Sumit Singhal loves modern architecture. He comes from a family of builders who have built more than 20 projects in the last ten years near Delhi in India. He has recently started writing about the architectural projects that catch his imagination.
Andel’s Berlin Hotel in Germany by Jestico + Whiles
December 1st, 2011 by Sumit Singhal
Article source: Jestico + Whiles
Since the fall of the Berlin Wall in 1989 the drive to rebuild and redefine the city has sparked ambitious development projects. This dynamism and Germany’s central location in Europe makes Berlin a thriving centre for business and a vibrant destination for tourists.
Jestico + Whiles’s fourth hotel for the Andel’s brand of modern business hotels capitalizes on this. The hotel makes a significant contribution to the redevelopment of part of East Berlin, revitalizing a former apartment building by Studio Aldo Rossi near Alexanderplatz. This unfinished concrete structure had been abandoned shortly after the wall came down and remained empty ever since.
It is converted from the shell of the redundant “Landsberger Arkaden” On Landsberger Allee 106, Berlin. This was designed by Studio Aldo Rossi as a mixed use retail, commercial and residential scheme. Works were halted on site in the early nineties due to a lack of funding, where the topped-out structure sat unfinished and unoccupied for a decade and a half.
In 2007, following the acquisition of the shell, Jestico + Whiles were appointed as interior designers to create the fourth and largest Andel’s hotel, with almost 600 keys.
The form of the building is reminiscent of a classic four-sided castle enceinte, with unique tower at each of its four corners. This allowed development of the wings as a guest rooms on a double loaded corridor with either “city” or “courtyard” aspect, with special suites and combinations of suites in the towers.
The concept is built off the solid foundation of the Andel’s brand principles. Function and comfort are given equal priority, to accommodate the needs of both business and leisure guests. The spaces are uncluttered and crisp but softened by focused textural enhancement. Materials are carefully chosen to be discrete but effective. Colours are to be fun and stimulating but also calming.
Above all, the design is understated but memorable.
Supplementary to the guest experience, Andel’s Berlin offers one of the largest conferencing facilities in the city, with 16 meeting rooms, a large ballroom and a separate basement exhibition hall. All of these are linked by generous break-out spaces which continue the guest lobby language.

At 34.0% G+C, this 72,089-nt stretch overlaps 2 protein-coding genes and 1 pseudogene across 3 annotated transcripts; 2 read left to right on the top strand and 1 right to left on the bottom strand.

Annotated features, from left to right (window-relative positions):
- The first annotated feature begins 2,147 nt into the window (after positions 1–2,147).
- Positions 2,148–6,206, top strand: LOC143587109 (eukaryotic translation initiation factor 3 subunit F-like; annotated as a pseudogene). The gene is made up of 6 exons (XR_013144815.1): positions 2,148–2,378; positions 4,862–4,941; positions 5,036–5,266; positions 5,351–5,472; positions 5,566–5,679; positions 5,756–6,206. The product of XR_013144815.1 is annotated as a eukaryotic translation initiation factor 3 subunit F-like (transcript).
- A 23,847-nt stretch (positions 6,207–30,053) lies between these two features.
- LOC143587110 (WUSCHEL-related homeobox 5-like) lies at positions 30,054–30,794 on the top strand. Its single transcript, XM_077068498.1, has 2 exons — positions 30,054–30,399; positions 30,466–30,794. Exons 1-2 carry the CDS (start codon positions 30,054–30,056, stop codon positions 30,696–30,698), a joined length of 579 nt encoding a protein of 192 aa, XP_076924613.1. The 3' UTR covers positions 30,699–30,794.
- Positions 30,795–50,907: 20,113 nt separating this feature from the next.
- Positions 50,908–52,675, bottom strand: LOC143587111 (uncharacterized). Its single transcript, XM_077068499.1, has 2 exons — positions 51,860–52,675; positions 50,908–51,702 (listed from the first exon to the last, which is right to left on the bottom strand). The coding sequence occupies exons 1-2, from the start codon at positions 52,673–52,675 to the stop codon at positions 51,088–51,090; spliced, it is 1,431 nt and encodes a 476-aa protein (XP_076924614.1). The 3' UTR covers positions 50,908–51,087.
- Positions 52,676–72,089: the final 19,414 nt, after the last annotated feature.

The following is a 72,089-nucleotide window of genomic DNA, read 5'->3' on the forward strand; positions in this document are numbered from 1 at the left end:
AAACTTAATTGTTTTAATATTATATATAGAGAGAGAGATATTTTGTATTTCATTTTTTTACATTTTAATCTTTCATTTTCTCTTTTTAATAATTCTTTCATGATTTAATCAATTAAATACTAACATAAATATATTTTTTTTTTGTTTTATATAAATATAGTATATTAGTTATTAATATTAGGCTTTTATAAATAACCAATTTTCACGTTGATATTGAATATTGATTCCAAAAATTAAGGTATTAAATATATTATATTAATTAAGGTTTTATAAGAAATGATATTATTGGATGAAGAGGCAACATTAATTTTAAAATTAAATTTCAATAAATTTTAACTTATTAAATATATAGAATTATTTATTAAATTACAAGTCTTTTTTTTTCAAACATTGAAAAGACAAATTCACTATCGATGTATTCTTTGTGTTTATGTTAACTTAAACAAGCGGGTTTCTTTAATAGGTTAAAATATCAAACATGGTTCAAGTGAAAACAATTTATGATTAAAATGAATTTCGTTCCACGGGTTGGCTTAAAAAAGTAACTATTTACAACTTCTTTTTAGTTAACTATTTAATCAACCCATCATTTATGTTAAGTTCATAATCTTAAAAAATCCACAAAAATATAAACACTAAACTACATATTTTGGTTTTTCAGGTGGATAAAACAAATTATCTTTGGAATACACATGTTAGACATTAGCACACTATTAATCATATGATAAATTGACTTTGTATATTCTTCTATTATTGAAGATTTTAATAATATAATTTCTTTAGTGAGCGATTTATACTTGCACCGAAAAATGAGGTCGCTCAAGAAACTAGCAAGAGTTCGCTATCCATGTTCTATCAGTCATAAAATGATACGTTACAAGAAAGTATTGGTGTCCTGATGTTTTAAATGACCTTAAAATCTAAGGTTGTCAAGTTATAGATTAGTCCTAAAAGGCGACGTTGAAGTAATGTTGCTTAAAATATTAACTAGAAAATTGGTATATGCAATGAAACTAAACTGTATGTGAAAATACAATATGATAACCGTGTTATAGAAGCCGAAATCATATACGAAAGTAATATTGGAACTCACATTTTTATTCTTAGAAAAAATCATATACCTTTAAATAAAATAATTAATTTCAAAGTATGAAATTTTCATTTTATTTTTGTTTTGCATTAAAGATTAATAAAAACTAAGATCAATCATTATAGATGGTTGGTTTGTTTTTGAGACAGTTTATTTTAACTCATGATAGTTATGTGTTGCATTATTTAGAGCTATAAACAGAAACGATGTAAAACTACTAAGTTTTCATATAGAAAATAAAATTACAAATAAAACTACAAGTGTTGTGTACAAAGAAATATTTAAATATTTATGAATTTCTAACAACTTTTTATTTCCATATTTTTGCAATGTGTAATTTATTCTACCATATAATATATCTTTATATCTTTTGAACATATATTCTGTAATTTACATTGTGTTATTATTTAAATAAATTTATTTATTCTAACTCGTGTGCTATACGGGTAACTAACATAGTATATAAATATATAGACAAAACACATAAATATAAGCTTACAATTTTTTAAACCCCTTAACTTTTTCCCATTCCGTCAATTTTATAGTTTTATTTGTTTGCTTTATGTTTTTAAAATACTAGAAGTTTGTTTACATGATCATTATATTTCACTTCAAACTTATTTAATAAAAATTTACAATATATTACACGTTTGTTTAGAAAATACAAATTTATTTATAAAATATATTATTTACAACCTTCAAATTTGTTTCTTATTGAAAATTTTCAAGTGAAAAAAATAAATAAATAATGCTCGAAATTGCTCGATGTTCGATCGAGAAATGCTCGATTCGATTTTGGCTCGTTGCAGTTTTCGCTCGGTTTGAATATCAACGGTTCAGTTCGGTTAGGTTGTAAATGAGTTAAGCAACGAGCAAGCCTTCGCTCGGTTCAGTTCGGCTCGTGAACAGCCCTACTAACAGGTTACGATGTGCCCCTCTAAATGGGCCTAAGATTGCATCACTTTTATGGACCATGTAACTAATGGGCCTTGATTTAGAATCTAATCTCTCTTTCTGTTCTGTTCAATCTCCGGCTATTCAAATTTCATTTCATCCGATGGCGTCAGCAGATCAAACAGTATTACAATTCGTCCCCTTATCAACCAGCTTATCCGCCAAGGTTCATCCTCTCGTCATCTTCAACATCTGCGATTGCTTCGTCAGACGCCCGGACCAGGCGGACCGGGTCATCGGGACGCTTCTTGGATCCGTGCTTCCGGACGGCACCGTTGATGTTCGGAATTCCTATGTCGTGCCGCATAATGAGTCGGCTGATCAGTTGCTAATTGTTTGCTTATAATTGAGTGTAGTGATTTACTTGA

Linked to the lobby at ground floor is the grand, double height, ‘Oskars’ bar. Enlivening the corner of Landsberger Allee and Storkower Strasse, its monolithic stone tile interior is juxtaposed with accents of colour from the lounge furniture and stacked glass bar.
The sky bar, in the crown of the tallest corner tower, has 360 degree views of the City. It is a louche and loungy loft space, lined with anthracite polished plaster, scored to reveal a lining of fuschia suede. The hotel also boasts a destination Fine Dining restaurant with 60-covers, serving gourmet Austrian cuisine with a dedicated sommelier and wine cellar. There is also further dining for over 500 guests or delegates in the hotels two dining rooms, which still retain a special intimate feel through the use of upholstered dividing screens and windows.
Supplementary to the guest experience, Andel’s Berlin offers one of the largest conferencing facilities in the city, with 16 meeting rooms, a large ballroom and seperate exhibition hall. All of these are linked by generous break-out spaces which continue the guest lobby impression.
In common with the Andel’s brand standards, the bedroom is a perfectly considered, crisp, calming, uncluttered space and a premium quality bathroom, superior to its peers. This ergonomic, simple room is careful to only offer as much as the guest needs and wants. A timeless palette of anthracite, black and white is off-set by accents of shocking, saturated citruses. A sheer, raw silk panel mounted in glass connects the bedroom to the bathroom and illuminates as a Rothkoesque artwork when the bathroom is occupied, filtering light while allowing privacy. The typical bathroom accommodates an king sized shower and WC in frameless glass enclosure, aswell as a full sized bath tub. Stone porcelain tiles are washed by concealed lights, to soften the mood further.
Andel’s Berlin is the fourth of the Andel’s roll-out through central Europe. The next, opening in May 2009, will be Andel’s Lodz, converted from a 150 year old textile factory in Poland’s industrial city of Lodz.
Contact Jestico + Whiles